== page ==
President Wilson's proposed covenant in the Treaty of Versailles that would have compelled members of the League of Nations to go to war to protect member nations in the event of unprovoked attack
government agency responsible for convincing the American public to support the war and everything that U.S. involvement entailed for Americans, including the draft
act of Congress that made it illegal to interfere with or impede the success of the U.S. military or to promote or enable enemies of the United States
chain reaction of events in July 1914 following the June assassination of Archduke Ferdinand and his wife, leading up to the declaration of war that launched World War I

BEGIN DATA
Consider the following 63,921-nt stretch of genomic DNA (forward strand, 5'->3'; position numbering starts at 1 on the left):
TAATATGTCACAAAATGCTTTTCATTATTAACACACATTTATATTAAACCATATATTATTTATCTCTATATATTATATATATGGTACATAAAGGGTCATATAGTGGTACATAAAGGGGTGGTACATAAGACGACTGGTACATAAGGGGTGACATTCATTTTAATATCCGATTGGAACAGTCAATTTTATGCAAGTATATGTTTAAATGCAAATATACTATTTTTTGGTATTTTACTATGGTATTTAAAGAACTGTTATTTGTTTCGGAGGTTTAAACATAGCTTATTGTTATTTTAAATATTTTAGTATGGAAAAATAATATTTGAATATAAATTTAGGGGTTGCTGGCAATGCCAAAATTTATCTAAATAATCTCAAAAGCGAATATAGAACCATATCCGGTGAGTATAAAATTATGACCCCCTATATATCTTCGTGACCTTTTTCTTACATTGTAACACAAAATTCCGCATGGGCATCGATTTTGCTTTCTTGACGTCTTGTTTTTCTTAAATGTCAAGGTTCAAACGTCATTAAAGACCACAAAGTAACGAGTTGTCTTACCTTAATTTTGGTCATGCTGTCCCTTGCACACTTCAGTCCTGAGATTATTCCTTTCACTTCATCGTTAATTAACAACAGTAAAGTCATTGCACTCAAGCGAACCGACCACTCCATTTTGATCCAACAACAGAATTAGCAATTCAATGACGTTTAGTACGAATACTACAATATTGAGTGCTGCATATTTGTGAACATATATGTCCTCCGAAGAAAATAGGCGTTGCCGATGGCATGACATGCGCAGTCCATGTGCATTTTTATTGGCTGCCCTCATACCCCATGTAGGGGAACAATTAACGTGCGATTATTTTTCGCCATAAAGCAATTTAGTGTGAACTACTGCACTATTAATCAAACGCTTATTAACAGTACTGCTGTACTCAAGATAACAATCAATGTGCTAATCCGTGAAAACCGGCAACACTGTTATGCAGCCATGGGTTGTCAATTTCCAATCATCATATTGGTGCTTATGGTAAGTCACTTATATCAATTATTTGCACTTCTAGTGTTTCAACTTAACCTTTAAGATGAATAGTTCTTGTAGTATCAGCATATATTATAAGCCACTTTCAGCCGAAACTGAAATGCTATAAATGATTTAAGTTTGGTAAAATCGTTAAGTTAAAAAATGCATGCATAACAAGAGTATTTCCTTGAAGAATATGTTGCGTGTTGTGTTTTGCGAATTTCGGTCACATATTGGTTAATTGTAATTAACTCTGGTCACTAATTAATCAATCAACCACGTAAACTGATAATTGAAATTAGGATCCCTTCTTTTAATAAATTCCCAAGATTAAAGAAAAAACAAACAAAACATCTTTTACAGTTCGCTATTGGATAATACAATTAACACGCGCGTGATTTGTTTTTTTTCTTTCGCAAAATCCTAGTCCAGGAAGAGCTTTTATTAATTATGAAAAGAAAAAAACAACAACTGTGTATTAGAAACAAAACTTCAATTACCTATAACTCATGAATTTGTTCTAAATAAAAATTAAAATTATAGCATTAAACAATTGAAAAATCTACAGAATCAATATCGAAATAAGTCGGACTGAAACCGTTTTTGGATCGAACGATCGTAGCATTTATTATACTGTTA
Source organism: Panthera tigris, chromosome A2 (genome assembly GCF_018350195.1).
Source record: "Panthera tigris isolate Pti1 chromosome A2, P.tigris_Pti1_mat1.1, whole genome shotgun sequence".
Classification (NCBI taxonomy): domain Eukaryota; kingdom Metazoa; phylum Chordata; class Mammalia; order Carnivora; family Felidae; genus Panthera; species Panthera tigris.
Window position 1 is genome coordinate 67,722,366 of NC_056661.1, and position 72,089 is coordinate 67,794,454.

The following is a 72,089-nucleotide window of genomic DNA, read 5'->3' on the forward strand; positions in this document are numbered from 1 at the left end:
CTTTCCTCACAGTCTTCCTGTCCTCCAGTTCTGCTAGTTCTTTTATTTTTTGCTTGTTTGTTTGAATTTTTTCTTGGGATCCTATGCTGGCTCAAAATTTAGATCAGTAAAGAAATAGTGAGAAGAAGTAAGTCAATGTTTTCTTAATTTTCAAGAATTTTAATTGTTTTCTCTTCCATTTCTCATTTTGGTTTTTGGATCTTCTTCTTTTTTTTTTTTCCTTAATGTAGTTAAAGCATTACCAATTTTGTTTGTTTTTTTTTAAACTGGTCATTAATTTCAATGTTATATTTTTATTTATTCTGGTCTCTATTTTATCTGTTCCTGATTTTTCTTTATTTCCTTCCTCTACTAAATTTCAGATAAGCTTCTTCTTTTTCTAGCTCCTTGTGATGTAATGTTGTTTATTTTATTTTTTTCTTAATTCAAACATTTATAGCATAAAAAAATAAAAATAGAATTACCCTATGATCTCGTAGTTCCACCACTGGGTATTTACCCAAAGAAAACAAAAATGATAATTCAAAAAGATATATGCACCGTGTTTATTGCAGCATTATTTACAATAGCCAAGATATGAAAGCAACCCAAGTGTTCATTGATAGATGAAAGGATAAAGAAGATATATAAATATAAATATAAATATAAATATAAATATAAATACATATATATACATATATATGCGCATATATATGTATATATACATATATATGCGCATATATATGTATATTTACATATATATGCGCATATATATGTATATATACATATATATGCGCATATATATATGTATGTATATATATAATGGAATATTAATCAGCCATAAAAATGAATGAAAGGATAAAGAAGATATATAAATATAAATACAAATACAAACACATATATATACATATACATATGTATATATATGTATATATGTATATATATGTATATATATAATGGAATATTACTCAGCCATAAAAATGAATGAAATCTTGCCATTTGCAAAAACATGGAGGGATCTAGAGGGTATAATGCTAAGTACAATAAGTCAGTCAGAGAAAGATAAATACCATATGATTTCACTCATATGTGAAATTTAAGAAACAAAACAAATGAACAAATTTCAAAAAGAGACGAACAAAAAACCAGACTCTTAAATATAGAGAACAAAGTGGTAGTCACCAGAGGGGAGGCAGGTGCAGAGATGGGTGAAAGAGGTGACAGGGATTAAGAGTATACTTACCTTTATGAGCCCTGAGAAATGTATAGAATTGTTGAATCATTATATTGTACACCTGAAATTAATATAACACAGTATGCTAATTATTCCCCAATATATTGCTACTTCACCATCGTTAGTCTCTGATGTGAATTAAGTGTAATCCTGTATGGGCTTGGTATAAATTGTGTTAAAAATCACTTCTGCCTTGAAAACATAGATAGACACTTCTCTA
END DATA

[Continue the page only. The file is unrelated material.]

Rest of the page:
British passenger ship sunk by a German U-boat during its transatlantic voyage from Liverpool, England, to New York City in May 1915. Of the 1,198 passengers killed, 128 were Americans.
act of Congress criminalizing speech that maligned the U.S. government, Constitution, military, and flag
formal agreement worked out at the Paris Peace Conference in 1919 that officially ended World War I
German submarine. The term is the anglicized version of the German word U-boot, or Unterseeboot, which in translation means "undersea boat."
military tactic in which submarines fire upon marine vessels without warning with the intention of sinking them
telegram sent from Germany to Mexico that offered Mexico assistance in regaining territory lost to the United States in exchange for support during the war